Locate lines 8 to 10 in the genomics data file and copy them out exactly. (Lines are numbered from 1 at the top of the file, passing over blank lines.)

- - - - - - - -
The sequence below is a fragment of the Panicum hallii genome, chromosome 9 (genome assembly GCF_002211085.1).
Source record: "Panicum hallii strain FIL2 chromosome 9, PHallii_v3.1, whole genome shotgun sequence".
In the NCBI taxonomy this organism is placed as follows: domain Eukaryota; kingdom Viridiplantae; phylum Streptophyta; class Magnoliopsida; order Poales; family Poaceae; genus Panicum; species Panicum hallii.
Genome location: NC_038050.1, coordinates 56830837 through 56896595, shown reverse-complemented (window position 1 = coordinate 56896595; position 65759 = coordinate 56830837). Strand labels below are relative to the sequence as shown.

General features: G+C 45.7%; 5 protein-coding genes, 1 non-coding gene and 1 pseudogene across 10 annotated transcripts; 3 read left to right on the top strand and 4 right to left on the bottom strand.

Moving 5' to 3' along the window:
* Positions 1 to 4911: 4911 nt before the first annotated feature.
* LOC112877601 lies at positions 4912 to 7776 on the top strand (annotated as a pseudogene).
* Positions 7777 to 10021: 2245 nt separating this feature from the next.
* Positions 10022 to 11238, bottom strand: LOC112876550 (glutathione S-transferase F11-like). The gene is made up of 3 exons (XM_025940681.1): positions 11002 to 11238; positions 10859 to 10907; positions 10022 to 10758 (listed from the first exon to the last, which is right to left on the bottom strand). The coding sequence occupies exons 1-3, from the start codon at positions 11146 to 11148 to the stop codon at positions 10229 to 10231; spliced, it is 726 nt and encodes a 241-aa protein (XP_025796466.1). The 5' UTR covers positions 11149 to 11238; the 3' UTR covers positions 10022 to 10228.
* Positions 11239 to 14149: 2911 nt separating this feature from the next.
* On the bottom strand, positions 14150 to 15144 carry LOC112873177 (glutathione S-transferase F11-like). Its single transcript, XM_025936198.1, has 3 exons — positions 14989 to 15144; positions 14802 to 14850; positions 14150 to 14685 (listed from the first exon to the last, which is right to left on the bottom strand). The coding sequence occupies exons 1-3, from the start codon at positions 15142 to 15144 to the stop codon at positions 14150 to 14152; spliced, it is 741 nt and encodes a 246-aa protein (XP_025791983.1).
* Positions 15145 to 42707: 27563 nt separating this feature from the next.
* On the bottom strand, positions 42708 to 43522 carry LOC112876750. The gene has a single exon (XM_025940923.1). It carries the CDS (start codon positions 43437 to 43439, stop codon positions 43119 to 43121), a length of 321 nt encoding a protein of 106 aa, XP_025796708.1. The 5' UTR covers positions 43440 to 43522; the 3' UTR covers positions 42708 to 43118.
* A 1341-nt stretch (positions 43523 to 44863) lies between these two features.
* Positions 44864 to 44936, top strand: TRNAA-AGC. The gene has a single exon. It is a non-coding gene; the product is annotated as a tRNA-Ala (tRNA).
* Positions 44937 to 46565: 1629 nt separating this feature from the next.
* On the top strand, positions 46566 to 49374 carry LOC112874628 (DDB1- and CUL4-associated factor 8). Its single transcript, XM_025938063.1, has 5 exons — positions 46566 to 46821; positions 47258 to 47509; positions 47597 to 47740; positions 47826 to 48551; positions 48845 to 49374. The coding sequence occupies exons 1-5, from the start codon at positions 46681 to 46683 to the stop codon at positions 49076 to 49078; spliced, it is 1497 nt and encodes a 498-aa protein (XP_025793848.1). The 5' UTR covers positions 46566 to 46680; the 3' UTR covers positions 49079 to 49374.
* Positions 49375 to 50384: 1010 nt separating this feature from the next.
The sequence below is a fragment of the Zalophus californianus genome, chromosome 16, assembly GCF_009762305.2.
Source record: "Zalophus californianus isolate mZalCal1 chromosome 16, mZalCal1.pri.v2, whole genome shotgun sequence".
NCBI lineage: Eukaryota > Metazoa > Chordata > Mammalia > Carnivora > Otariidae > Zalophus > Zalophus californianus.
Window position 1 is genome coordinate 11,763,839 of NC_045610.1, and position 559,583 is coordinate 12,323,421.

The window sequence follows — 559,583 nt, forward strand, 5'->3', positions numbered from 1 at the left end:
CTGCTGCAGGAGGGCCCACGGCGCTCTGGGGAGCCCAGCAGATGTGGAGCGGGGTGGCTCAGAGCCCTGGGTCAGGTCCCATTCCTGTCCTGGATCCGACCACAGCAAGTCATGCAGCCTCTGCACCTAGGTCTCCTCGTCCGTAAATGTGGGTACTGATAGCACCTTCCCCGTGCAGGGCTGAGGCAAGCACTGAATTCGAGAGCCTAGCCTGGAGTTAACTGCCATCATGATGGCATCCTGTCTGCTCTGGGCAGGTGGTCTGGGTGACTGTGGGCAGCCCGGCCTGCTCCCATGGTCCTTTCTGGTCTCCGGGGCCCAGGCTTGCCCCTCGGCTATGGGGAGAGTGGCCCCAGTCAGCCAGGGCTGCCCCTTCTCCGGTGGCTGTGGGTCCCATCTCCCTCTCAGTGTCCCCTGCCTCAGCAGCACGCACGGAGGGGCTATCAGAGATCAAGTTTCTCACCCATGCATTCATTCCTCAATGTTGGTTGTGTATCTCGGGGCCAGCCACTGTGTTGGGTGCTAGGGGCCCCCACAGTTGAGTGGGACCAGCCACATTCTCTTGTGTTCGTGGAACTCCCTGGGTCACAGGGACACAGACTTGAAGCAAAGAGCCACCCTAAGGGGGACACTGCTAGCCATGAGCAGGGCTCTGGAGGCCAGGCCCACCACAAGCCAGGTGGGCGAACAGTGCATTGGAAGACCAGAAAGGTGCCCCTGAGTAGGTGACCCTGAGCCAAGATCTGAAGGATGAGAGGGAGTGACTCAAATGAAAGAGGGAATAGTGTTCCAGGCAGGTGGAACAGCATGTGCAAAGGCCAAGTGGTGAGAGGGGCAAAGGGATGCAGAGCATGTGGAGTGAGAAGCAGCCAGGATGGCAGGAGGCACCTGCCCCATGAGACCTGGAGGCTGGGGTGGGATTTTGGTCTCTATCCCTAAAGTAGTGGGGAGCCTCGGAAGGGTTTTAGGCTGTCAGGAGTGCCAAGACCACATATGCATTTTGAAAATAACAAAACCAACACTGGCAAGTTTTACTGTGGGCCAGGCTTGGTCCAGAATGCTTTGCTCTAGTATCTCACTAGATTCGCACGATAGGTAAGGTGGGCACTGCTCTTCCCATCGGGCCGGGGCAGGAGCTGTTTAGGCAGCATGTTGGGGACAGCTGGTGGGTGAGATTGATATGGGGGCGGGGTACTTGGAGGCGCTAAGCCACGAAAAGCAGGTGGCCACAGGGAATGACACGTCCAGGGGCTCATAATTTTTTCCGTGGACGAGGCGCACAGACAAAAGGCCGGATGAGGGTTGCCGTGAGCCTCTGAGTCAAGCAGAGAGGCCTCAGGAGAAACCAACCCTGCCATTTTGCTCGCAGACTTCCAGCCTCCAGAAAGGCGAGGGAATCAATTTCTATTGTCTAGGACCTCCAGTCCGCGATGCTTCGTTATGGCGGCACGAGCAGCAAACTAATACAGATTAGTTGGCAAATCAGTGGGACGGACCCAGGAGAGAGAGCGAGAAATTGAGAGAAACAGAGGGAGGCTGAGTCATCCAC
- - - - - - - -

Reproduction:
* LOC112877601 lies at positions 4912 to 7776 on the top strand (annotated as a pseudogene).
* Positions 7777 to 10021: 2245 nt separating this feature from the next.
* Positions 10022 to 11238, bottom strand: LOC112876550 (glutathione S-transferase F11-like). The gene is made up of 3 exons (XM_025940681.1): positions 11002 to 11238; positions 10859 to 10907; positions 10022 to 10758 (listed from the first exon to the last, which is right to left on the bottom strand). The coding sequence occupies exons 1-3, from the start codon at positions 11146 to 11148 to the stop codon at positions 10229 to 10231; spliced, it is 726 nt and encodes a 241-aa protein (XP_025796466.1). The 5' UTR covers positions 11149 to 11238; the 3' UTR covers positions 10022 to 10228.